OK, let's forget all about the "coupe" portion of the CLS 450 name. The four-door Merc seats five in an interior that's part luxury, part cut scene from the video game Myst. But in a good way. With wood paneling across the dash punctuated with Mercedes-Benz's propeller-like vents, you shouldn't blame me for wondering if I turned one of the vents in a particular order I would be whisked away to Myst island.
Any whisking is actually done by the 3.0-liter straight-six engine that has an electric motor between it and the nine-speed automatic. That little power plant is part of the vehicle's 48-volt mild hybrid system that's powered by a 1kWh battery pack. While the gas-powered bits push out 341 horsepower and 185 foot-pounds of torque, the electric parts add an additional 21 horsepower and 184 foot-pounds of torque. That all adds up to smooth and quick acceleration off the line, thanks to a combined 362 horsepower and 369 foot-pounds of torque.
The mild hybrid EQ Boost system also creates an auto-stop and start feature that won't turn off. Typically, those auto off and on systems annoy drivers who are looking for instant acceleration when leaving a stoplight -- you have to wait for the car to turn on (which is quick but not quick enough for some), then drive away. Because of the mild hybrid system, the electric motor fills in that gap while the gas engine fires up.
The mild hybrid setup also creates the opportunity for the CLS 450 to turn off the gas engine while cruising at freeway speeds, albeit for a short amount of time. A 1kWh battery doesn't get you too far even when you're coasting. But it shows what these types of systems are capable of as automakers expand the use of electrification beyond the traditional hybrid and electric vehicle.
The result of this mild hybrid is smooth, spirited acceleration. Couple that with handling that's adept on the highway, in the city and for any weekend jaunts into the mountains and the CLS 450 makes driving in all environments a joy. I drove the all-wheel drive 4Matic version (a $2,000 option) around San Francisco and its nearby coastal roads, and it's clear that Mercedes is serious about capturing the midsize sports luxury market for folks who probably don't want to drop the extra cash for the AMG version.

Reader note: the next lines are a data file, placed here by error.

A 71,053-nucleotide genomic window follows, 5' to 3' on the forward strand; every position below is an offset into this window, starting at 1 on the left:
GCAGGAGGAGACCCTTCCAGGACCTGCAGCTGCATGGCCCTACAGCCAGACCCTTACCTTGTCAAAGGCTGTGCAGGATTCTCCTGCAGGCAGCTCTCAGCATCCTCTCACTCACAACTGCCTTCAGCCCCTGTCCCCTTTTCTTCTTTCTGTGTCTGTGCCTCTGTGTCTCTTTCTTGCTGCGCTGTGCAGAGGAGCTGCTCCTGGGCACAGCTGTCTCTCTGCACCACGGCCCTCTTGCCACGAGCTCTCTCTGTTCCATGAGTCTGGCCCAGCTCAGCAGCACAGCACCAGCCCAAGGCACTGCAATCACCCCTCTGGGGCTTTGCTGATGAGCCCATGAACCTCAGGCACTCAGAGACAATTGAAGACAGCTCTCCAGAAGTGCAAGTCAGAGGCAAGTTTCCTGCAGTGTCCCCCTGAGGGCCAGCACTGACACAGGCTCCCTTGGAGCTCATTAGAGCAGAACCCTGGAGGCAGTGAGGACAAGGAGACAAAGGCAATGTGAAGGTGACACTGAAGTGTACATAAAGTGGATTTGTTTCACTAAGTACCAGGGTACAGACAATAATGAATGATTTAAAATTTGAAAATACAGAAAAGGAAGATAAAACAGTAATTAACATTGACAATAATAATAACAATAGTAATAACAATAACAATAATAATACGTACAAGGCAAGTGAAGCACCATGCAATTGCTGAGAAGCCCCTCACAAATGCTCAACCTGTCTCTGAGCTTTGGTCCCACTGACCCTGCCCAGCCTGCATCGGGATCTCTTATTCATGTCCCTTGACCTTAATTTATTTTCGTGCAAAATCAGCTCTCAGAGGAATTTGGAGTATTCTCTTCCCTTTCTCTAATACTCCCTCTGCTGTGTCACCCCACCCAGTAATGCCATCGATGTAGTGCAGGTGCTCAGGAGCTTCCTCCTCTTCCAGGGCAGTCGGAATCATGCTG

On the highways, the car's driver-assistance features (the same found on the S-Class) did a solid job. Like the S-Class, the adaptive cruise control is more polished than the lane-keep assist. Mercedes is able to consistently keep the car in the center of the road, but the automaker could do with a bit more fine-tuning.
Unfortunately, the CLS 450 is still rolling with the Comand infotainment system instead of the new MBUX that's found in the A-Class. Comand has served the automaker well for years. At this point, it's long in the tooth, and MBUX is so much better it's a shame that the car is stuck in the past when the future of the automaker's in-car system is so improved.
MBUX will populate the rest of the automaker's lineup soon enough. But for now some cars are stuck with the old system --there's not much it can do about that.
What might make you forget about MBUX is the accent-lighting system Mercedes has been outfitting its cars with. I'll admit it's fun coming up with different color schemes for the vehicle. It's weird but fun.
Another weird bit I'm less a fan of is the back of the CLS 450; it's not nearly as nice as the front. It seems a bit too long. But once I popped the trunk and was able to shove a few guitar amps into it, I was sold. We all have design elements we enjoy or despise. It's a personal preference, but I suppose I could live with it if I ever needed to fill a luxury car with all of my luggage and still have room for a quick trip to the store.
The CLS 450 is the car you get when the E-Class isn't cool enough for you. If you want something with some flair and fun acceleration and you're not too concerned about using last year's infotainment system, it's ready to make a dent in your bank account while giving you the room to take friends on a weekend trip.